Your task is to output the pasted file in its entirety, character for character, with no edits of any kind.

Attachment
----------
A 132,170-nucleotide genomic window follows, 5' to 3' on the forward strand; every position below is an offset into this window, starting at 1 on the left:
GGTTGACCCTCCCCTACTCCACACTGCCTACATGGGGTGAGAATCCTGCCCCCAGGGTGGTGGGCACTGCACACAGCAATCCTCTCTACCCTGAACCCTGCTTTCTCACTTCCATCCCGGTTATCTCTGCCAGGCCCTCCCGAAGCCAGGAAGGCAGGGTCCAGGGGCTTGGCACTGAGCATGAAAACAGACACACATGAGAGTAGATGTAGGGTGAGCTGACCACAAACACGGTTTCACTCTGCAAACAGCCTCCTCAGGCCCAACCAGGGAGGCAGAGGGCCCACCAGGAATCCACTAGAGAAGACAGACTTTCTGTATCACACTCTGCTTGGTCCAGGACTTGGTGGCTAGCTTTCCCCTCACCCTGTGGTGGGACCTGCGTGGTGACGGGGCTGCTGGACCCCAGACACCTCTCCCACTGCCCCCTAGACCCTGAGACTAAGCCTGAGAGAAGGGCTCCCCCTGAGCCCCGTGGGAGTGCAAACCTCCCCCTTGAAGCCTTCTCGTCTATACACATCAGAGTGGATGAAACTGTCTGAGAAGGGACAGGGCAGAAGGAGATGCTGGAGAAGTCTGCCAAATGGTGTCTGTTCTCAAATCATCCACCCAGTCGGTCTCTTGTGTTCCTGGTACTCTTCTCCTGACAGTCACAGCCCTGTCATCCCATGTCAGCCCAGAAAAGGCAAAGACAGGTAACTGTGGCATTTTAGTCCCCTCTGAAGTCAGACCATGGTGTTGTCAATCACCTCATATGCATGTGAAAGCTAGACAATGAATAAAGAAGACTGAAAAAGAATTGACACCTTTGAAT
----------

A 132,170-nucleotide genomic window follows, 5' to 3' on the forward strand; every position below is an offset into this window, starting at 1 on the left:
GGTTGACCCTCCCCTACTCCACACTGCCTACATGGGGTGAGAATCCTGCCCCCAGGGTGGTGGGCACTGCACACAGCAATCCTCTCTACCCTGAACCCTGCTTTCTCACTTCCATCCCGGTTATCTCTGCCAGGCCCTCCCGAAGCCAGGAAGGCAGGGTCCAGGGGCTTGGCACTGAGCATGAAAACAGACACACATGAGAGTAGATGTAGGGTGAGCTGACCACAAACACGGTTTCACTCTGCAAACAGCCTCCTCAGGCCCAACCAGGGAGGCAGAGGGCCCACCAGGAATCCACTAGAGAAGACAGACTTTCTGTATCACACTCTGCTTGGTCCAGGACTTGGTGGCTAGCTTTCCCCTCACCCTGTGGTGGGACCTGCGTGGTGACGGGGCTGCTGGACCCCAGACACCTCTCCCACTGCCCCCTAGACCCTGAGACTAAGCCTGAGAGAAGGGCTCCCCCTGAGCCCCGTGGGAGTGCAAACCTCCCCCTTGAAGCCTTCTCGTCTATACACATCAGAGTGGATGAAACTGTCTGAGAAGGGACAGGGCAGAAGGAGATGCTGGAGAAGTCTGCCAAATGGTGTCTGTTCTCAAATCATCCACCCAGTCGGTCTCTTGTGTTCCTGGTACTCTTCTCCTGACAGTCACAGCCCTGTCATCCCATGTCAGCCCAGAAAAGGCAAAGACAGGTAACTGTGGCATTTTAGTCCCCTCTGAAGTCAGACCATGGTGTTGTCAATCACCTCATATGCATGTGAAAGCTAGACAATGAATAAAGAAGACTGAAAAAGAATTGACACCTTTGAAT